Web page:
The choices are stark for many California families whose children have disabilities: Send their kids to school and put them at greater risk of contracting COVID-19, or keep them home and forfeit key special education services such as speech therapy and occupational therapy. As soon as this week, the state could release new guidelines clarifying that special education students have the right to independent study — a revised form of distance learning that families can opt into if they don’t feel comfortable sending their kids back to campus, CalMatters’ Joe Hong reports. But in the meantime, independent study remains ill-adapted for students with disabilities. Julie Fitzgibbons, who kept her 13-year-old triplets on the autism spectrum home for fear they wouldn’t keep their masks on, says that a month into the Duarte Unified school year, they have yet to receive any instruction from their teachers — a sharp contrast from their experience with distance learning.
- Fitzgibbons: “We’re worried we’re gonna lose our service providers and our time slots. These people have worked with our kids for 20 months now. Our kids did really well with distance learning.”
Another pandemic school policy that’s had unequal effects: COVID-19 testing. The state is requiring vaccinations or weekly testing for school employees, but has left student testing up to the individual districts. In the San Diego Unified School District, that’s resulted in schools with higher poverty levels testing far fewer students than wealthier schools, Voice of San Diego reports. Student vaccinations are also up to the districts, and San Diego Unified and Sacramento City Unified are joining the growing list of campuses considering (and in some cases, implementing) a vaccine mandate for kids 12 and older.
3. Likely on tap: fire danger, power shutoffs
Newsom’s first significant policy action post-recall was to sign one of the state’s biggest housing packages in years — though the most impactful bill may be a little-known technical one, not the controversial proposal to effectively eliminate single-family zoning, CalMatters’ Manuela Tobias reports. But with dry, gusty winds sweeping over the state, Newsom may soon have to turn his focus to fires. Much of Northern California will spend today and part of tomorrow under a red flag warning signaling critical fire conditions, and PG&E warned it may shut off power to thousands of customers in portions of 13 counties. (The beleaguered utility, whose two recent requests for more revenue could cause the average customer’s monthly bill to rise 4.7%, saw nearly 29,000 of its Bay Area customers lose power on Sunday from light rain mixing with dirt on power lines to form mud.)
Although the KNP Complex Fire reached the beloved Giant Forest in Sequoia National Park over the weekend, firefighters said they were confident about protecting the iconic sequoias, many of which were wrapped in fire-resistant aluminum material. Last year’s Castle Fire killed as many as 10,600 trees in the park — a staggering 14% of the world’s population of giant sequoias. Park officials are now evaluating whether to replant some of the groves.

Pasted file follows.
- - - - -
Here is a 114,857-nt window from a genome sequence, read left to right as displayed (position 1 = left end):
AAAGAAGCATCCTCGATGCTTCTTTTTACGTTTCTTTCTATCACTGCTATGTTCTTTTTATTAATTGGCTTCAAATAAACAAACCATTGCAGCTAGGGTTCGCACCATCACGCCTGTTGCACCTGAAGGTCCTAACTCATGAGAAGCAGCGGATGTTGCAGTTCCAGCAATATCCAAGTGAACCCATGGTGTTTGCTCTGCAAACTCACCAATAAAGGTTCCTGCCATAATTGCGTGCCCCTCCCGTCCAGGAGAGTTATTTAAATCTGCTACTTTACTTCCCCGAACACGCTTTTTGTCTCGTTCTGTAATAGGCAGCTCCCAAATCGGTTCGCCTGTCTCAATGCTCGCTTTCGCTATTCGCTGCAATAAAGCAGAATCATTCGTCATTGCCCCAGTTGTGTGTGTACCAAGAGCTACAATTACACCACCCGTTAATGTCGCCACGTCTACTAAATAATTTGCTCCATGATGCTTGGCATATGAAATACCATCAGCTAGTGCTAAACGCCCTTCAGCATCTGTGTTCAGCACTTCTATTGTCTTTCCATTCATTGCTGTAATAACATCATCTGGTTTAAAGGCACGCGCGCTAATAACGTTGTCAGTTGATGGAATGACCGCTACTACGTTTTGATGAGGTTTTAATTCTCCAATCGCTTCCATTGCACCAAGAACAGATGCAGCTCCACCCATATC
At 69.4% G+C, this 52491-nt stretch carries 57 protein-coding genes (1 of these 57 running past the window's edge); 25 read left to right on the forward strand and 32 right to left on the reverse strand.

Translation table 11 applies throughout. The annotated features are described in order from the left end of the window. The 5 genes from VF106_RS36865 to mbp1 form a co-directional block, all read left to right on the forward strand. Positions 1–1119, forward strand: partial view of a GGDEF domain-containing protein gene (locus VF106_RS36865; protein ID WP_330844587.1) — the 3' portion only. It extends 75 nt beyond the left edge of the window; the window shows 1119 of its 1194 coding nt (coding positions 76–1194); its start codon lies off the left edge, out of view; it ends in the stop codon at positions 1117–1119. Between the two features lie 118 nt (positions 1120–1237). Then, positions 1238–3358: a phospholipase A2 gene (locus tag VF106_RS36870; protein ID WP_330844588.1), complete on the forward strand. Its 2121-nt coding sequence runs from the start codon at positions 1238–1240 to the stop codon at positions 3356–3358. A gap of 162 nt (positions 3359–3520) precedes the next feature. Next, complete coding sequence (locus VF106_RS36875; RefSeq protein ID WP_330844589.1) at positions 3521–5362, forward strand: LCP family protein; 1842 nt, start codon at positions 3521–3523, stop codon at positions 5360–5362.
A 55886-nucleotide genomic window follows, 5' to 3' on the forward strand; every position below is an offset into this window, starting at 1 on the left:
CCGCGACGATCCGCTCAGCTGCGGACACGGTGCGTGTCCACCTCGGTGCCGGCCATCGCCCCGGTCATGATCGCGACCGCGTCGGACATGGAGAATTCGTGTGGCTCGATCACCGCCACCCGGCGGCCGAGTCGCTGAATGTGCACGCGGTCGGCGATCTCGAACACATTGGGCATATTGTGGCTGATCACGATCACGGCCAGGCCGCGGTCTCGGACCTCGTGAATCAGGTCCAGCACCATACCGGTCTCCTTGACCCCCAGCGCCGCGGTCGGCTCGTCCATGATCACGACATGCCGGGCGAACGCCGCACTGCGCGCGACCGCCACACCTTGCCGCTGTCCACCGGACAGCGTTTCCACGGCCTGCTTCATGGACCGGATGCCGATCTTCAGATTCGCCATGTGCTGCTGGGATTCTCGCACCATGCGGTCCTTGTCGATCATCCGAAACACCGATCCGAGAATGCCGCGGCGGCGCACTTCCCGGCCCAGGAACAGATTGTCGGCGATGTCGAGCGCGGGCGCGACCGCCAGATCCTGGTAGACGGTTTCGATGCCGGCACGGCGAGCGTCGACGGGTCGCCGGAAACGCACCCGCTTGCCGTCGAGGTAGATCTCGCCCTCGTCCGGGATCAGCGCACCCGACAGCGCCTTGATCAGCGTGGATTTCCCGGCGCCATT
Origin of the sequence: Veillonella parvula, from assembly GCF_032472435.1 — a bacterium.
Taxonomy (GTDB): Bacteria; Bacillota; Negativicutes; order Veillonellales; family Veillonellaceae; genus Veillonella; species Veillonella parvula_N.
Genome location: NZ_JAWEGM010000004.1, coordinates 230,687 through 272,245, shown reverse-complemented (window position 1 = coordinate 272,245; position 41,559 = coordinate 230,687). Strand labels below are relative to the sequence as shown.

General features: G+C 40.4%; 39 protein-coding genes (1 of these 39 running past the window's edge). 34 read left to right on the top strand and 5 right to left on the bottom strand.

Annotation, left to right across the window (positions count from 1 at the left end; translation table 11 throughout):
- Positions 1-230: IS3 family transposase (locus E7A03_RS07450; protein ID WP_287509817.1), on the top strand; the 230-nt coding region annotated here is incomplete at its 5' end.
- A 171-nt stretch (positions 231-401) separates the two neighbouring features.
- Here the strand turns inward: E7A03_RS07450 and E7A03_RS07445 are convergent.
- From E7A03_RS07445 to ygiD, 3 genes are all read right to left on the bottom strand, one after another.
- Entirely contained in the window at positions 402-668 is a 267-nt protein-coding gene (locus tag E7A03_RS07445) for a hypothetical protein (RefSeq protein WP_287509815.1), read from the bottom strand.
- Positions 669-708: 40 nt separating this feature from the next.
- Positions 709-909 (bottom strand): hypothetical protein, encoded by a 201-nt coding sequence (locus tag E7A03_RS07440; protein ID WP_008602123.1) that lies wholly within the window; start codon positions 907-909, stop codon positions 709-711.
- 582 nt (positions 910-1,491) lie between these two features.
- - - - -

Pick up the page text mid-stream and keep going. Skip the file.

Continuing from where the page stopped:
- Christy Brigham, chief of resources management and science at Sequoia and Kings Canyon national parks: “We’ve never had to do that in 100 years of history. It’s unprecedented.”
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TOMORROW, 12-1:30 pm: Join CalMatters and the Milken Institute for a discussion on California’s broadband infrastructure. Register here.
CalMatters columnist Dan Walters: President Joe Biden’s $3.5 trillion infrastructure package could benefit high-income Californians. (Note: As Dan is on vacation, his column will pause until Oct. 4.)
Closing California’s wealth gap: Government programs should create jobs and opportunities for those left behind, but we also need to do our part as individuals, argues Joe Lumarda, a private wealth advisor and board trustee of the California Wellness Foundation.
The promise of water markets: Water banking and trading are essential tools for managing California’s groundwater, and we urgently need to make them work better, write Andrew Ayres and Ellen Hanak of the Public Policy Institute of California’s Water Policy Center.
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Other things worth your time
In Solano County, the Bay Area’s COVID outlier, masks are anything but universal. // San Francisco Chronicle
The Central Valley gives California a recall rarity: a squeaker of a race. // Los Angeles Times
San Diego proposing 10,000 new housing units on 300 acres of public land. // San Diego Union-Tribune
Los Angeles juvenile halls are ‘unsuitable’ to confine youth, state board finds. // Los Angeles Times
California imposes more safeguards on youth organizations. // Associated Press
California police officers indicted in beating of Black teen. // Los Angeles Times
California court overturns murder convictions, cites racism. // Associated Press
‘Judicial emergency’: San Diego federal court feeling pinch with 7 of 13 seats vacant. // San Diego Union-Tribune
FBI tactics criticized in Beverly Hills safe deposit box raid. // Los Angeles Times
Deaths from fentanyl-laced drugs skyrocket in Sacramento. // Sacramento Bee
A wave of armed robberies along Melrose Avenue highlights bigger problem. // Los Angeles Times
Sacramento reduces water consumption but falls short of Newsom’s goal for California. // Sacramento Bee
Fresno votes to fight share of Friant-Kern Canal repairs, possibly jeopardize water supply. // San Joaquin Valley Sun
Climate change lets mosquitoes flourish — and feast — in Los Angeles. // Washington Post
See you tomorrow.